An interesting new tool called the Opportunity Index, a ranking developed by a coalition of groups known as Opportunity Nation and an evaluation team called Measure of America, aggregates levels of access to opportunity for persons living in various U.S. communities. The Index ranks Minnesota as the second highest state in the nation. Indicators of opportunity measured include the state of the local economy, access to education and community health and civic life. While perusing other information about disparities that contribute to poverty in the U.S., I found this statement below in an article from the Blue Cross Blue Shield Foundation of MN:
Income and education are among the most potent determinants of health. Simply stated, the rich are healthier than the middle class, who are in turn healthier than the poor.
This statement leads me to believe that the same conditions that contribute to poverty in the rural southeast and the urban northeast also remains a challenge in Minnesota. The article confirms the suspicions of many of us in the poverty alleviation field, that the cycle of poverty is created and sustained by multiple issues feeding into one another throughout low-income communities in the U.S. We are also learning that there is great need to create focused interventions at the community level around several critical factors simultaneously to result in healthier, more prosperous, and more sustainable communities.
The culture of poverty, i.e., the environment, institutions, individual behaviors, policies and practices of poverty in the U.S., have affected those who experience poverty as well as those who are observers to its conditions. This culture has perpetuated racism and has supported the ignorance or blinding of more affluent Americans from understanding the challenges that their neighbors experience. It has caused us to focus on the financial or economic status of people, rather than the contributions and creativity of all social classes to America's future. The culture of poverty exists for all members in a community but expresses itself quite differently based on the zip code that someone is born into.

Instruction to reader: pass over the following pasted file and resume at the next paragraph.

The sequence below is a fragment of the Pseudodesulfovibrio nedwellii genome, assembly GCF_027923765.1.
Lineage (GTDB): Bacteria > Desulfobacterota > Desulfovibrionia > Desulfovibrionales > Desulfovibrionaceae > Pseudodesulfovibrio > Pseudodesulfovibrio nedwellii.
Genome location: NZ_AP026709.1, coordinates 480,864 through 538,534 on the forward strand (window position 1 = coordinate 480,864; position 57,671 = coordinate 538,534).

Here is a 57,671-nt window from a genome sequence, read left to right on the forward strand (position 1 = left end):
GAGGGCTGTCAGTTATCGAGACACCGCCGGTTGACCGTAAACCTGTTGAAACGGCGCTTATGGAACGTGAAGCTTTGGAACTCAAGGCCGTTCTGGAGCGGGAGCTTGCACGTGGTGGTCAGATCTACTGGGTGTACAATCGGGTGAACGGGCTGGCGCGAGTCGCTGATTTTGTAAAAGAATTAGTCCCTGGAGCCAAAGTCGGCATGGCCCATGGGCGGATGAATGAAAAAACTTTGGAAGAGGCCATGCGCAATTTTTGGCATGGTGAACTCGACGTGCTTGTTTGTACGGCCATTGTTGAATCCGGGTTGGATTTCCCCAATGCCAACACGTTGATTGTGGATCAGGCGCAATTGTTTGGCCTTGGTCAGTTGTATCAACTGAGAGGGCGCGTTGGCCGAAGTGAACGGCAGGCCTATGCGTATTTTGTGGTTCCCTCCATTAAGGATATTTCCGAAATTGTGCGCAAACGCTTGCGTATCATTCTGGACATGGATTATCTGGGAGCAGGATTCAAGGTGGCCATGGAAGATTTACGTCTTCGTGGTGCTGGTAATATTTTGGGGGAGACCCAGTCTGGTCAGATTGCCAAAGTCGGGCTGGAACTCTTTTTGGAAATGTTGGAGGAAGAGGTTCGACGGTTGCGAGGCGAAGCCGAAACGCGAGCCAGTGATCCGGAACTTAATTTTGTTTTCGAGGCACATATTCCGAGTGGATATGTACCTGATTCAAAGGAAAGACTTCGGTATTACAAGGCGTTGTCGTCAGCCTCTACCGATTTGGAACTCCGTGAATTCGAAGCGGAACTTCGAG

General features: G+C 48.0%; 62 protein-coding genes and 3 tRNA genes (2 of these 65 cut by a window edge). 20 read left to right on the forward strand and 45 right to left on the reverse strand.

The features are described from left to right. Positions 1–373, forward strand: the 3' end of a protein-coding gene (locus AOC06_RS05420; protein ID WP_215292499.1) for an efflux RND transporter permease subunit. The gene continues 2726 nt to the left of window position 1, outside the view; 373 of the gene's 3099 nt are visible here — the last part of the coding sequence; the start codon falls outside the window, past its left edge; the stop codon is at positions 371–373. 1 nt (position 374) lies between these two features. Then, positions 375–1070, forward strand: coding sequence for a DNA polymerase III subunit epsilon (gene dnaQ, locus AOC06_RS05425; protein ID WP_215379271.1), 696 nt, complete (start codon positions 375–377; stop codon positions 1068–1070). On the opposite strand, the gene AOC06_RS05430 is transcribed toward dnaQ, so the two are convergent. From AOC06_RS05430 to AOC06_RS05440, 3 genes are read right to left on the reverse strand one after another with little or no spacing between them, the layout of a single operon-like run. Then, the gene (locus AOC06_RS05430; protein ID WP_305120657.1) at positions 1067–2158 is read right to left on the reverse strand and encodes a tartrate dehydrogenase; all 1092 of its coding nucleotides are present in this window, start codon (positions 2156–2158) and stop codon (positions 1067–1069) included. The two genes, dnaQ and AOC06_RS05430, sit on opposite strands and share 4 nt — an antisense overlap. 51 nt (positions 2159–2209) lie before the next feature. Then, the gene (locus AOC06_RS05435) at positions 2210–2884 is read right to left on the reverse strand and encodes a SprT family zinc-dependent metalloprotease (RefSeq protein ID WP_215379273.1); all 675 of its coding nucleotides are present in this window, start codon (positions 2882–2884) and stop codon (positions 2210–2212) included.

It is also clear that the conditions of poverty that create cyclical or intergenerational poverty must be surrounded and encircled by the efforts and strategies of community members, non-profits and their funder partners to help transform a culture of poverty into a culture of prosperity. There is a rich history of several efforts that have done this, so, why has this culture continued to grow in our country? Could it possibly be the lack of national imagination or the access to opportunity that moves someone beyond the experience of his or her parents?
In a recent trip to Minneapolis, I noted several neighborhood-based interventions in process with non-profits, faith-based groups, individual residents, local government and philanthropy all poised to re-develop the north Minneapolis neighborhood. Some are targeting housing quality, affordability or zoning; others are investigating how to develop the large neighborhood as a new, gentrified haven; other are concerned about facilities offering recovery and rehabilitation for the homeless or recovering from substance abuse. Still, others are targeting crime prevention, youth development and economic development and new transit options. We heard few conversations about how these efforts result in permanent improvement for all current residents regardless of socio-economic standing, race or ethnicity.
What if we could knit together, community-by-community, efforts to improve income, education, community health and civic life with integrated, adaptive leadership skills among local leaders from the poorest neighborhoods, businesses and local government? Working together, simultaneously with the same goal in mind -- opportunity for all -- might local wise men and women develop a critical break in the cycle of intergenerational poverty across the nation in our lifetime?
Much of what The Declaration Initiative (TDI) is developing with communities experiencing intergenerational poverty is the ability to help create the connective tissue between philanthropy, government, non-profit, and the families experiencing its conditions. TDI is a movement to inspire the efforts of non-profits, families, philanthropy and government to focus on greatly reducing intergenerational poverty in the U.S. by 2026. We intend to facilitate the implementation of:
- Permanent improvements not palliation.
- Comprehensive work on social, economic and health conditions that have been prioritized by poorest residents.
- Community centered, inclusive, integrated decision-making (including donors, beneficiaries, non-profits and government).
- Outcome based evaluation capacity that sustains community engagement in determining results linked to the goal of ending intergenerational poverty in the poorest U.S. communities.